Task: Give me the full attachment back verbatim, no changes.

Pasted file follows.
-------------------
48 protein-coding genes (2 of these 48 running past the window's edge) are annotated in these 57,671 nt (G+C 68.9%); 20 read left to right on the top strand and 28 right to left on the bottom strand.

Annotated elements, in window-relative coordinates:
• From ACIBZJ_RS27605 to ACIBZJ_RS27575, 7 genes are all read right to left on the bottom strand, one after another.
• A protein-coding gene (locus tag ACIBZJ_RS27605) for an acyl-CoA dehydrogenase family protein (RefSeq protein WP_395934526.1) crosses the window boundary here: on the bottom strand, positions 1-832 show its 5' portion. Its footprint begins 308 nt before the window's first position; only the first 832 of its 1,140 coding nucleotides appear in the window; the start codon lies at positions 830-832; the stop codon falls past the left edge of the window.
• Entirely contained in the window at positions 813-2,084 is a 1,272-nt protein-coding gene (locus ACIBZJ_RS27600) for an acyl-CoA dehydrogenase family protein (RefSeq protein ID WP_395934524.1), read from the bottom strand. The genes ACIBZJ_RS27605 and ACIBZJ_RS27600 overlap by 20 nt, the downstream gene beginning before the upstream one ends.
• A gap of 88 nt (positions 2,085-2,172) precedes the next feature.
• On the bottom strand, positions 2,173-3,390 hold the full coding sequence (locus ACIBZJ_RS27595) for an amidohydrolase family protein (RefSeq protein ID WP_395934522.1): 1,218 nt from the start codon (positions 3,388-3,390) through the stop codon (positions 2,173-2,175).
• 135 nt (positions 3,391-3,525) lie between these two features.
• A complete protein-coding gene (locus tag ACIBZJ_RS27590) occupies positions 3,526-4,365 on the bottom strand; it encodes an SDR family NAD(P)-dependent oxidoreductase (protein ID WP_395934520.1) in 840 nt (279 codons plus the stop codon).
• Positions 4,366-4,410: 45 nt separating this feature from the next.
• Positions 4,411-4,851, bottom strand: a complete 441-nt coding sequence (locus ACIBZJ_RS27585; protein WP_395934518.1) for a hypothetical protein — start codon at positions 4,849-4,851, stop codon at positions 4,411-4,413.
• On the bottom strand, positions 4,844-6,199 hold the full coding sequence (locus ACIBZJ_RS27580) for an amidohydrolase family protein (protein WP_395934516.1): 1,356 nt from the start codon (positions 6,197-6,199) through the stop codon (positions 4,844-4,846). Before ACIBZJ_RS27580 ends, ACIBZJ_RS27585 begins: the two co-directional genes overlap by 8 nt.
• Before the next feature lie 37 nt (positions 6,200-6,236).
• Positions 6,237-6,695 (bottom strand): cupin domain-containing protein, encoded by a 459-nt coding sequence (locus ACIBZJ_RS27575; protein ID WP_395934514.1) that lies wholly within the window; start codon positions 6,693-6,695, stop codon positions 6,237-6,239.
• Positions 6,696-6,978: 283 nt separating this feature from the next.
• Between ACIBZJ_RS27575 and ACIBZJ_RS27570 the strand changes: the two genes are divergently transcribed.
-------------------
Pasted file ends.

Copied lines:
48 protein-coding genes (2 of these 48 running past the window's edge) are annotated in these 57,671 nt (G+C 68.9%); 20 read left to right on the top strand and 28 right to left on the bottom strand.

Annotated elements, in window-relative coordinates:
• From ACIBZJ_RS27605 to ACIBZJ_RS27575, 7 genes are all read right to left on the bottom strand, one after another.
• A protein-coding gene (locus tag ACIBZJ_RS27605) for an acyl-CoA dehydrogenase family protein (RefSeq protein WP_395934526.1) crosses the window boundary here: on the bottom strand, positions 1-832 show its 5' portion. Its footprint begins 308 nt before the window's first position; only the first 832 of its 1,140 coding nucleotides appear in the window; the start codon lies at positions 830-832; the stop codon falls past the left edge of the window.
• Entirely contained in the window at positions 813-2,084 is a 1,272-nt protein-coding gene (locus ACIBZJ_RS27600) for an acyl-CoA dehydrogenase family protein (RefSeq protein ID WP_395934524.1), read from the bottom strand. The genes ACIBZJ_RS27605 and ACIBZJ_RS27600 overlap by 20 nt, the downstream gene beginning before the upstream one ends.
• A gap of 88 nt (positions 2,085-2,172) precedes the next feature.
• On the bottom strand, positions 2,173-3,390 hold the full coding sequence (locus ACIBZJ_RS27595) for an amidohydrolase family protein (RefSeq protein ID WP_395934522.1): 1,218 nt from the start codon (positions 3,388-3,390) through the stop codon (positions 2,173-2,175).
• 135 nt (positions 3,391-3,525) lie between these two features.
• A complete protein-coding gene (locus tag ACIBZJ_RS27590) occupies positions 3,526-4,365 on the bottom strand; it encodes an SDR family NAD(P)-dependent oxidoreductase (protein ID WP_395934520.1) in 840 nt (279 codons plus the stop codon).
• Positions 4,366-4,410: 45 nt separating this feature from the next.
• Positions 4,411-4,851, bottom strand: a complete 441-nt coding sequence (locus ACIBZJ_RS27585; protein WP_395934518.1) for a hypothetical protein — start codon at positions 4,849-4,851, stop codon at positions 4,411-4,413.
• On the bottom strand, positions 4,844-6,199 hold the full coding sequence (locus ACIBZJ_RS27580) for an amidohydrolase family protein (protein WP_395934516.1): 1,356 nt from the start codon (positions 6,197-6,199) through the stop codon (positions 4,844-4,846). Before ACIBZJ_RS27580 ends, ACIBZJ_RS27585 begins: the two co-directional genes overlap by 8 nt.
• Before the next feature lie 37 nt (positions 6,200-6,236).
• Positions 6,237-6,695 (bottom strand): cupin domain-containing protein, encoded by a 459-nt coding sequence (locus ACIBZJ_RS27575; protein ID WP_395934514.1) that lies wholly within the window; start codon positions 6,693-6,695, stop codon positions 6,237-6,239.
• Positions 6,696-6,978: 283 nt separating this feature from the next.
• Between ACIBZJ_RS27575 and ACIBZJ_RS27570 the strand changes: the two genes are divergently transcribed.